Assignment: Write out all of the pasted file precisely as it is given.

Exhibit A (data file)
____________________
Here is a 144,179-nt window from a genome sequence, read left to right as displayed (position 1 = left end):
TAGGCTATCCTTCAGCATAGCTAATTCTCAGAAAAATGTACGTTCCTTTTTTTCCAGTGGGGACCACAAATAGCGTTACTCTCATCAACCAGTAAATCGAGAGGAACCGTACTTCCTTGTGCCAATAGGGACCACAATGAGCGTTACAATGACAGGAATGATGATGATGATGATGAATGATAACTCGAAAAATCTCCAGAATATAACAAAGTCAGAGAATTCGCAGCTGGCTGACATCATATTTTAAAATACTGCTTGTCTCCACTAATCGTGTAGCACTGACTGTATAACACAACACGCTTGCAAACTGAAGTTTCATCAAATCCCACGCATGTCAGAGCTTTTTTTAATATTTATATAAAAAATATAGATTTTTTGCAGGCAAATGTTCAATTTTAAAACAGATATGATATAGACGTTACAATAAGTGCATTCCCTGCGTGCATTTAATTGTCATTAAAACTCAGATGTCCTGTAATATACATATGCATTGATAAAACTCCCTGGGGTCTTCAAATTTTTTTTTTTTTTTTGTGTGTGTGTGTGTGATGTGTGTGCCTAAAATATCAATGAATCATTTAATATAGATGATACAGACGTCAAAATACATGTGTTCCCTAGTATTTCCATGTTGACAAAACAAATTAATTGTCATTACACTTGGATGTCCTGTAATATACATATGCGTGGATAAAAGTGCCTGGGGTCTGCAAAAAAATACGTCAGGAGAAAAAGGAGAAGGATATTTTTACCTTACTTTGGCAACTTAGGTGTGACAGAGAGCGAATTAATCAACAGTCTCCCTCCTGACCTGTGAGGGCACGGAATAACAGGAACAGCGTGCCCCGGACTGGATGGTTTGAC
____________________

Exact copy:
Here is a 144,179-nt window from a genome sequence, read left to right as displayed (position 1 = left end):
TAGGCTATCCTTCAGCATAGCTAATTCTCAGAAAAATGTACGTTCCTTTTTTTCCAGTGGGGACCACAAATAGCGTTACTCTCATCAACCAGTAAATCGAGAGGAACCGTACTTCCTTGTGCCAATAGGGACCACAATGAGCGTTACAATGACAGGAATGATGATGATGATGATGAATGATAACTCGAAAAATCTCCAGAATATAACAAAGTCAGAGAATTCGCAGCTGGCTGACATCATATTTTAAAATACTGCTTGTCTCCACTAATCGTGTAGCACTGACTGTATAACACAACACGCTTGCAAACTGAAGTTTCATCAAATCCCACGCATGTCAGAGCTTTTTTTAATATTTATATAAAAAATATAGATTTTTTGCAGGCAAATGTTCAATTTTAAAACAGATATGATATAGACGTTACAATAAGTGCATTCCCTGCGTGCATTTAATTGTCATTAAAACTCAGATGTCCTGTAATATACATATGCATTGATAAAACTCCCTGGGGTCTTCAAATTTTTTTTTTTTTTTTGTGTGTGTGTGTGTGATGTGTGTGCCTAAAATATCAATGAATCATTTAATATAGATGATACAGACGTCAAAATACATGTGTTCCCTAGTATTTCCATGTTGACAAAACAAATTAATTGTCATTACACTTGGATGTCCTGTAATATACATATGCGTGGATAAAAGTGCCTGGGGTCTGCAAAAAAATACGTCAGGAGAAAAAGGAGAAGGATATTTTTACCTTACTTTGGCAACTTAGGTGTGACAGAGAGCGAATTAATCAACAGTCTCCCTCCTGACCTGTGAGGGCACGGAATAACAGGAACAGCGTGCCCCGGACTGGATGGTTTGAC